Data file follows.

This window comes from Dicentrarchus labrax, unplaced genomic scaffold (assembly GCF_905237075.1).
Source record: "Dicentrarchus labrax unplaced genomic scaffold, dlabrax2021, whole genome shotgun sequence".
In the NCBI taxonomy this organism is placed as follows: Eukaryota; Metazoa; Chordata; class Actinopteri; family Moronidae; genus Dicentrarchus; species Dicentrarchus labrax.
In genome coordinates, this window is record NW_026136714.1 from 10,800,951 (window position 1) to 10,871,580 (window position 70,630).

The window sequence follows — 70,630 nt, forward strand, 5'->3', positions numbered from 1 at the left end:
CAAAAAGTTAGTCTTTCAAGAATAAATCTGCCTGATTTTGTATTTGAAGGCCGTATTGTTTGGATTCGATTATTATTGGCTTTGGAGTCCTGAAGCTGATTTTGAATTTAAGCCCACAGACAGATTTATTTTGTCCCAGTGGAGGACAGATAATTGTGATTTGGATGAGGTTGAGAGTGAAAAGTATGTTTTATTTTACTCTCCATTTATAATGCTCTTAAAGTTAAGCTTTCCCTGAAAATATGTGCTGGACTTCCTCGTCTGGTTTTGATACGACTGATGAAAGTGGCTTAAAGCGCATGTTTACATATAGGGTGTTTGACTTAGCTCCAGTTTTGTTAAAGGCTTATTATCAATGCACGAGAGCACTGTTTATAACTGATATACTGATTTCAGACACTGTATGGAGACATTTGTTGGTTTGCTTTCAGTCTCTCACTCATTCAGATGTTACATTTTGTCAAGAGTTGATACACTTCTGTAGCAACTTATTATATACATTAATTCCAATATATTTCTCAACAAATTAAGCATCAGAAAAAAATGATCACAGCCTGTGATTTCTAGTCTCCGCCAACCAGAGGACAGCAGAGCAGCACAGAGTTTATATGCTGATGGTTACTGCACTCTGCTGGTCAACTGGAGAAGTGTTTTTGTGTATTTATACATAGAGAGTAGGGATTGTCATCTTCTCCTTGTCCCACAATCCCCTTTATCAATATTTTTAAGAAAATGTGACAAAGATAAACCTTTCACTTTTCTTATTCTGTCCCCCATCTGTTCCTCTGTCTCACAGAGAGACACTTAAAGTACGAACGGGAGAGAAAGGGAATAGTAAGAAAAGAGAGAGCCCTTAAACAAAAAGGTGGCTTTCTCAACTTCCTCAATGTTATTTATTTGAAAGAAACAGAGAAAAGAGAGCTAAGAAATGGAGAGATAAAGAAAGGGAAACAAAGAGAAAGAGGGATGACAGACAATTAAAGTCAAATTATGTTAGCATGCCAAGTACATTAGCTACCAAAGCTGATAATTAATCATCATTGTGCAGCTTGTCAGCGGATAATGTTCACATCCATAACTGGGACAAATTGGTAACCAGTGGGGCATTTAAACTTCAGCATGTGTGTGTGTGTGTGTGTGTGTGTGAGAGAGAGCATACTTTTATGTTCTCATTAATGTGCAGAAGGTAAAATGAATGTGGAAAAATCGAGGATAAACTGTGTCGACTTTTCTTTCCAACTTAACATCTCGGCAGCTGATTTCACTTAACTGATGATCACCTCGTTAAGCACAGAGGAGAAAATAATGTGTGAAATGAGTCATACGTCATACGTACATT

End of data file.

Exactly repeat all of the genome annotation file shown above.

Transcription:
This window comes from Dicentrarchus labrax, unplaced genomic scaffold (assembly GCF_905237075.1).
Source record: "Dicentrarchus labrax unplaced genomic scaffold, dlabrax2021, whole genome shotgun sequence".
In the NCBI taxonomy this organism is placed as follows: Eukaryota; Metazoa; Chordata; class Actinopteri; family Moronidae; genus Dicentrarchus; species Dicentrarchus labrax.
In genome coordinates, this window is record NW_026136714.1 from 10,800,951 (window position 1) to 10,871,580 (window position 70,630).

The window sequence follows — 70,630 nt, forward strand, 5'->3', positions numbered from 1 at the left end:
CAAAAAGTTAGTCTTTCAAGAATAAATCTGCCTGATTTTGTATTTGAAGGCCGTATTGTTTGGATTCGATTATTATTGGCTTTGGAGTCCTGAAGCTGATTTTGAATTTAAGCCCACAGACAGATTTATTTTGTCCCAGTGGAGGACAGATAATTGTGATTTGGATGAGGTTGAGAGTGAAAAGTATGTTTTATTTTACTCTCCATTTATAATGCTCTTAAAGTTAAGCTTTCCCTGAAAATATGTGCTGGACTTCCTCGTCTGGTTTTGATACGACTGATGAAAGTGGCTTAAAGCGCATGTTTACATATAGGGTGTTTGACTTAGCTCCAGTTTTGTTAAAGGCTTATTATCAATGCACGAGAGCACTGTTTATAACTGATATACTGATTTCAGACACTGTATGGAGACATTTGTTGGTTTGCTTTCAGTCTCTCACTCATTCAGATGTTACATTTTGTCAAGAGTTGATACACTTCTGTAGCAACTTATTATATACATTAATTCCAATATATTTCTCAACAAATTAAGCATCAGAAAAAAATGATCACAGCCTGTGATTTCTAGTCTCCGCCAACCAGAGGACAGCAGAGCAGCACAGAGTTTATATGCTGATGGTTACTGCACTCTGCTGGTCAACTGGAGAAGTGTTTTTGTGTATTTATACATAGAGAGTAGGGATTGTCATCTTCTCCTTGTCCCACAATCCCCTTTATCAATATTTTTAAGAAAATGTGACAAAGATAAACCTTTCACTTTTCTTATTCTGTCCCCCATCTGTTCCTCTGTCTCACAGAGAGACACTTAAAGTACGAACGGGAGAGAAAGGGAATAGTAAGAAAAGAGAGAGCCCTTAAACAAAAAGGTGGCTTTCTCAACTTCCTCAATGTTATTTATTTGAAAGAAACAGAGAAAAGAGAGCTAAGAAATGGAGAGATAAAGAAAGGGAAACAAAGAGAAAGAGGGATGACAGACAATTAAAGTCAAATTATGTTAGCATGCCAAGTACATTAGCTACCAAAGCTGATAATTAATCATCATTGTGCAGCTTGTCAGCGGATAATGTTCACATCCATAACTGGGACAAATTGGTAACCAGTGGGGCATTTAAACTTCAGCATGTGTGTGTGTGTGTGTGTGTGTGTGAGAGAGAGCATACTTTTATGTTCTCATTAATGTGCAGAAGGTAAAATGAATGTGGAAAAATCGAGGATAAACTGTGTCGACTTTTCTTTCCAACTTAACATCTCGGCAGCTGATTTCACTTAACTGATGATCACCTCGTTAAGCACAGAGGAGAAAATAATGTGTGAAATGAGTCATACGTCATACGTACATT